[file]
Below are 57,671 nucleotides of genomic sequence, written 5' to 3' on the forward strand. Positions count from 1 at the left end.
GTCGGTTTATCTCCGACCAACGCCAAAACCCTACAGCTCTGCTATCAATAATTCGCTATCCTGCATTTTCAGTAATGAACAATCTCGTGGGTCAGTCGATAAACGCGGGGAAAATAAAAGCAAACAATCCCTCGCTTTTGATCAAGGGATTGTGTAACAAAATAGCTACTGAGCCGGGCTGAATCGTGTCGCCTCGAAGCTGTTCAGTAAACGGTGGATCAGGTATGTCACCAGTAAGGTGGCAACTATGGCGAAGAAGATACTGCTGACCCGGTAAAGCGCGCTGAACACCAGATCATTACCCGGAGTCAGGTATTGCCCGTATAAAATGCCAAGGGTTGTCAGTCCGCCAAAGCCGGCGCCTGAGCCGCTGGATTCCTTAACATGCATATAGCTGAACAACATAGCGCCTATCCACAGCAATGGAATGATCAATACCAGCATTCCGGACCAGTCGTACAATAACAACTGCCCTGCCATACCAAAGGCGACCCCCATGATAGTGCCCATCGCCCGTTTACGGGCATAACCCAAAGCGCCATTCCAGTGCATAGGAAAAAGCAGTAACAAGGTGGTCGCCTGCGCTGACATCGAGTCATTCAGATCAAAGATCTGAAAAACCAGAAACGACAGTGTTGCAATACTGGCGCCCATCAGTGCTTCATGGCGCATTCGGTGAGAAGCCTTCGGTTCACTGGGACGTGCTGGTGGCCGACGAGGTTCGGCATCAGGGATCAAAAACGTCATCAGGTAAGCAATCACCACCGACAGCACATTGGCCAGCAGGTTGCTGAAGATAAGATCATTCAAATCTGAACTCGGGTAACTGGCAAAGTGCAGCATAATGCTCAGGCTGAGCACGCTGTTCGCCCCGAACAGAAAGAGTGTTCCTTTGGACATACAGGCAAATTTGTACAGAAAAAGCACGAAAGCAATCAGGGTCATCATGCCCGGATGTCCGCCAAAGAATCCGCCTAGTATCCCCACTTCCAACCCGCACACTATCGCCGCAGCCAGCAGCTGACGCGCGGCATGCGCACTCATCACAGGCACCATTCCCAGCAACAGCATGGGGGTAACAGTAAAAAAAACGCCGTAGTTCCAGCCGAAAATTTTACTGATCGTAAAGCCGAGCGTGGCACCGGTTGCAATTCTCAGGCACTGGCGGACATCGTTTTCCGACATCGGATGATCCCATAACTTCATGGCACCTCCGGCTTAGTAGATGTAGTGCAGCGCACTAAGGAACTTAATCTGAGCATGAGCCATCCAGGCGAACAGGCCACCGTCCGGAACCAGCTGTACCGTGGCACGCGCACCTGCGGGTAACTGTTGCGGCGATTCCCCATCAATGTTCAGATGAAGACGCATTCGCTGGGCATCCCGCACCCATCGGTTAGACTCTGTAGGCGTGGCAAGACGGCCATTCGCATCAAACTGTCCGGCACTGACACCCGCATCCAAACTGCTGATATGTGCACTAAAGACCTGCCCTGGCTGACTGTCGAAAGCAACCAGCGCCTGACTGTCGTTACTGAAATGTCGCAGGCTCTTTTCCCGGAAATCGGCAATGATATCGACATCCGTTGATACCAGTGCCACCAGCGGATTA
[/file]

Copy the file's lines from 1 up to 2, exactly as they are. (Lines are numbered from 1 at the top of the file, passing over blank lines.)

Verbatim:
Below are 57,671 nucleotides of genomic sequence, written 5' to 3' on the forward strand. Positions count from 1 at the left end.
GTCGGTTTATCTCCGACCAACGCCAAAACCCTACAGCTCTGCTATCAATAATTCGCTATCCTGCATTTTCAGTAATGAACAATCTCGTGGGTCAGTCGATAAACGCGGGGAAAATAAAAGCAAACAATCCCTCGCTTTTGATCAAGGGATTGTGTAACAAAATAGCTACTGAGCCGGGCTGAATCGTGTCGCCTCGAAGCTGTTCAGTAAACGGTGGATCAGGTATGTCACCAGTAAGGTGGCAACTATGGCGAAGAAGATACTGCTGACCCGGTAAAGCGCGCTGAACACCAGATCATTACCCGGAGTCAGGTATTGCCCGTATAAAATGCCAAGGGTTGTCAGTCCGCCAAAGCCGGCGCCTGAGCCGCTGGATTCCTTAACATGCATATAGCTGAACAACATAGCGCCTATCCACAGCAATGGAATGATCAATACCAGCATTCCGGACCAGTCGTACAATAACAACTGCCCTGCCATACCAAAGGCGACCCCCATGATAGTGCCCATCGCCCGTTTACGGGCATAACCCAAAGCGCCATTCCAGTGCATAGGAAAAAGCAGTAACAAGGTGGTCGCCTGCGCTGACATCGAGTCATTCAGATCAAAGATCTGAAAAACCAGAAACGACAGTGTTGCAATACTGGCGCCCATCAGTGCTTCATGGCGCATTCGGTGAGAAGCCTTCGGTTCACTGGGACGTGCTGGTGGCCGACGAGGTTCGGCATCAGGGATCAAAAACGTCATCAGGTAAGCAATCACCACCGACAGCACATTGGCCAGCAGGTTGCTGAAGATAAGATCATTCAAATCTGAACTCGGGTAACTGGCAAAGTGCAGCATAATGCTCAGGCTGAGCACGCTGTTCGCCCCGAACAGAAAGAGTGTTCCTTTGGACATACAGGCAAATTTGTACAGAAAAAGCACGAAAGCAATCAGGGTCATCATGCCCGGATGTCCGCCAAAGAATCCGCCTAGTATCCCCACTTCCAACCCGCACACTATCGCCGCAGCCAGCAGCTGACGCGCGGCATGCGCACTCATCACAGGCACCATTCCCAGCAACAGCATGGGGGTAACAGTAAAAAAAACGCCGTAGTTCCAGCCGAAAATTTTACTGATCGTAAAGCCGAGCGTGGCACCGGTTGCAATTCTCAGGCACTGGCGGACATCGTTTTCCGACATCGGATGATCCCATAACTTCATGGCACCTCCGGCTTAGTAGATGTAGTGCAGCGCACTAAGGAACTTAATCTGAGCATGAGCCATCCAGGCGAACAGGCCACCGTCCGGAACCAGCTGTACCGTGGCACGCGCACCTGCGGGTAACTGTTGCGGCGATTCCCCATCAATGTTCAGATGAAGACGCATTCGCTGGGCATCCCGCACCCATCGGTTAGACTCTGTAGGCGTGGCAAGACGGCCATTCGCATCAAACTGTCCGGCACTGACACCCGCATCCAAACTGCTGATATGTGCACTAAAGACCTGCCCTGGCTGACTGTCGAAAGCAACCAGCGCCTGACTGTCGTTACTGAAATGTCGCAGGCTCTTTTCCCGGAAATCGGCAATGATATCGACATCCGTTGATACCAGTGCCACCAGCGGATTA